Who doesn’t know HDFC Top 200 Fund? One of the formidable schemes of the mutual fund industry, it created enormous wealth for its investors. Only till now. I am sorry to let you know that the fund is no more.
Yes, I know I am making a statement that will be true only in a few weeks. However, it is certain.
Under the new SEBI guidelines for scheme rationalisation and categorisation, HDFC MF has decided to do away with one of its flagship schemes HDFC Top 200 fund. The fund that will apparently take its position is the HDFC Top 100 Fund.
Thousands of investors who were ‘almost wedded‘ to this fund will find it difficult to move on, which they have to.
I take this opportunity to do a look back at the history of the HDFC Top 200 fund and what has happened now.
History of HDFC Top 200 Fund
HDFC Top 200 Fund was launched in 1996 by Zurich Mutual Fund (before it was bought out by HDFC MF) under the stewardship of Prashant Jain, one of the most respected fund managers in India.
Positioned as a large cap fund, it aimed to invest its money in the large cap universe, mostly out of the BSE 200 index.
Over time, its stated investment strategy stated came to be an index + style, that is a combination of passive and active styles.
About 60% of the corpus of the fund was matched to the index, that is BSE Top 200, and the rest was managed actively. The active portion investment was done on the principle of GARP or Growth at a reasonable price.
It also stated that it would stay away from cyclical stocks or mid cap stocks to reduce the risk of the portfolio and increase chances of positive returns over the long term.
This enabled investors to participate in wealth creation with relatively lower risk.
For most part of its existence, the fund delivered phenomenally. And the investors reciprocated too.
By 2014-15, HDFC Top 200 ranked as the largest fund scheme by AUM size. This even though the last couple of years were not so good for the fund in terms of performance.
But the investors faith remained steadfast for the fund as well as its manager.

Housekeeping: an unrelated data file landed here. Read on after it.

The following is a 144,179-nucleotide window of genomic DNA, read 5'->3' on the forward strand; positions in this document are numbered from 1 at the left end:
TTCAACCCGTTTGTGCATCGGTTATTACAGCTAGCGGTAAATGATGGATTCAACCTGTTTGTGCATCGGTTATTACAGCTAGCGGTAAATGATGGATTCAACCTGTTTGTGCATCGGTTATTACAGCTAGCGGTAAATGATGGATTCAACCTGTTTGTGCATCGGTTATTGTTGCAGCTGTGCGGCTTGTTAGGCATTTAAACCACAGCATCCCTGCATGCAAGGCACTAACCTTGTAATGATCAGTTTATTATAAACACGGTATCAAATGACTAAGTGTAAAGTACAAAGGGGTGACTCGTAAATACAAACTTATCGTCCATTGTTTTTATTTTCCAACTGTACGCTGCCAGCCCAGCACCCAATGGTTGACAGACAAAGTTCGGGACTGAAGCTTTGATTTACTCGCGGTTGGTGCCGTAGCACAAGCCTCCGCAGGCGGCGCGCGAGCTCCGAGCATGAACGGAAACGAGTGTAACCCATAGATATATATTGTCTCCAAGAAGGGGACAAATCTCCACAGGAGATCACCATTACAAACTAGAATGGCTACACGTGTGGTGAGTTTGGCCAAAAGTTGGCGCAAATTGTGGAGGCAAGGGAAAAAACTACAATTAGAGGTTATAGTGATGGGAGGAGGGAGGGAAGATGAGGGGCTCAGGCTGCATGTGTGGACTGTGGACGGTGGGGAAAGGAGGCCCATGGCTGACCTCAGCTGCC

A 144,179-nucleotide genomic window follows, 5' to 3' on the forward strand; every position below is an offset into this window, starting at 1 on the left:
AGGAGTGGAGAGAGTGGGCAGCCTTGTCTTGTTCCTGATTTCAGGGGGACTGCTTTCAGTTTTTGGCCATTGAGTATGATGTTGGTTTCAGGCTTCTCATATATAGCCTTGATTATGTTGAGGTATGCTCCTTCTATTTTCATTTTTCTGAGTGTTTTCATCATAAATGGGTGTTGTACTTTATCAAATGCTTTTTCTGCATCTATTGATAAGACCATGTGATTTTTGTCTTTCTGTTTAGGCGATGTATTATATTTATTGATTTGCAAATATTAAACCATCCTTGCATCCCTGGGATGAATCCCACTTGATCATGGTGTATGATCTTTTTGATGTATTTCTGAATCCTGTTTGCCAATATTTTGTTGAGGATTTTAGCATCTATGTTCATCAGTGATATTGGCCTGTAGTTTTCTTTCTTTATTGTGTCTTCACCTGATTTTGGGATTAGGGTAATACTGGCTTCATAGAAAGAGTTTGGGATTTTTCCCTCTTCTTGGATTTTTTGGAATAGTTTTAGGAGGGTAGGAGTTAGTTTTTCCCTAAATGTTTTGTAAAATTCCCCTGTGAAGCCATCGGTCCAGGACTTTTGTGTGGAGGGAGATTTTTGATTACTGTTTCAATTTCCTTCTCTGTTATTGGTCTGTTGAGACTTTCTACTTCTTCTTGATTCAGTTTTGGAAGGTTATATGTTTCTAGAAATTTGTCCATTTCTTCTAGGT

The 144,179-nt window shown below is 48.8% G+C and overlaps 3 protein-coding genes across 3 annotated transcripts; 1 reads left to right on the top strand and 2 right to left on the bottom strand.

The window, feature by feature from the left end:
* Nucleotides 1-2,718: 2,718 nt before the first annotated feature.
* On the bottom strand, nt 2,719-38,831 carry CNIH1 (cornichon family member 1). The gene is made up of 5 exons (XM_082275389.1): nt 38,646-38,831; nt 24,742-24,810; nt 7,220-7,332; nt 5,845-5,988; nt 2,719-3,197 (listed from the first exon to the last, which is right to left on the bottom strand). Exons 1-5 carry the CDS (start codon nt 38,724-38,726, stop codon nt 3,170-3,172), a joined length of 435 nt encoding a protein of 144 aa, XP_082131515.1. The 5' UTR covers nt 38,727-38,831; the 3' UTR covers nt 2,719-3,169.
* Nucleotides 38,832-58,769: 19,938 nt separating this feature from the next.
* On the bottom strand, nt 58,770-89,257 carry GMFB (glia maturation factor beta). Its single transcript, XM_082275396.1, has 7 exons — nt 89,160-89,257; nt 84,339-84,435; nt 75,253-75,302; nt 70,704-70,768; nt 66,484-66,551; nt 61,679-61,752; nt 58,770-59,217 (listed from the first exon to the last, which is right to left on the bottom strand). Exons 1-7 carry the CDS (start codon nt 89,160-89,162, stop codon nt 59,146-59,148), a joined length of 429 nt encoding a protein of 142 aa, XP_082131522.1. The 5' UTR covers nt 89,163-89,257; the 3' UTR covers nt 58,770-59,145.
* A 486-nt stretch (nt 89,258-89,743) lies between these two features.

Then a lot of things happened specially in the larger economy and stock market, more so in the large cap stocks space.
The large cap space has been getting crowded. Institutional money, that too domestic, specially from NPS and EPF started to flow in, primarily towards large cap stocks.
While the large cap stocks continued to grow and the returns were visible too, the existence of large cap actively managed funds was under a question mark now.
It was getting difficult to generate “alpha’ or returns more than what the index can provide, the biggest reason for the existence of active management of funds. The other reason is risk management.
Then there was the fund scheme strategy itself, which put 60% of its portfolio indexed to BSE 200 index. Only the balance 40% was tenable to active stock picking. But that too failed to generate results.
The fund was slowing losing its grip. Investors patience was running out. It was difficult to keep the faith unwavering.
The final blow
In Oct 2017, SEBI announced its guidelines for scheme categorisation and rationalisation, under which all fund houses had to put their schemes in pre-defined categories and align the names too to ensure that they did not communicate a different picture to a lay investor.
HDFC Top 200 decided. Given its large cap mandate, it chose the large cap category. Not just that, it also changed its name to HDFC Top 100 to align with the new category.
You may wonder how does that make a difference. A lot, actually.
First, the fund now has a restricted universe of the Top 100 companies by total market capitalisation and not the Top 200 companies (BSE 200) as before. That forces it to be more large cap than before.
Second, it has to invest at least 80% of its corpus within that revise universe of Top 100 companies by total market cap.
Finally, if it chooses to continue with its index plus style of investing where 60% of the portfolio is matched to the index, then it is going to be reduced to just another index fund.
I am only wondering if any investor will pay active fund fees and expenses to get an index fund performance. Specially, when HDFC itself has index funds with far lower fees and expenses.
In conclusion, HDFC Top 200 fund, as we all knew it, is dead.
If you have been an investor till now, you need to take a call to live with its new avatar or choose a more worthy fund.
Do share your thoughts and comments.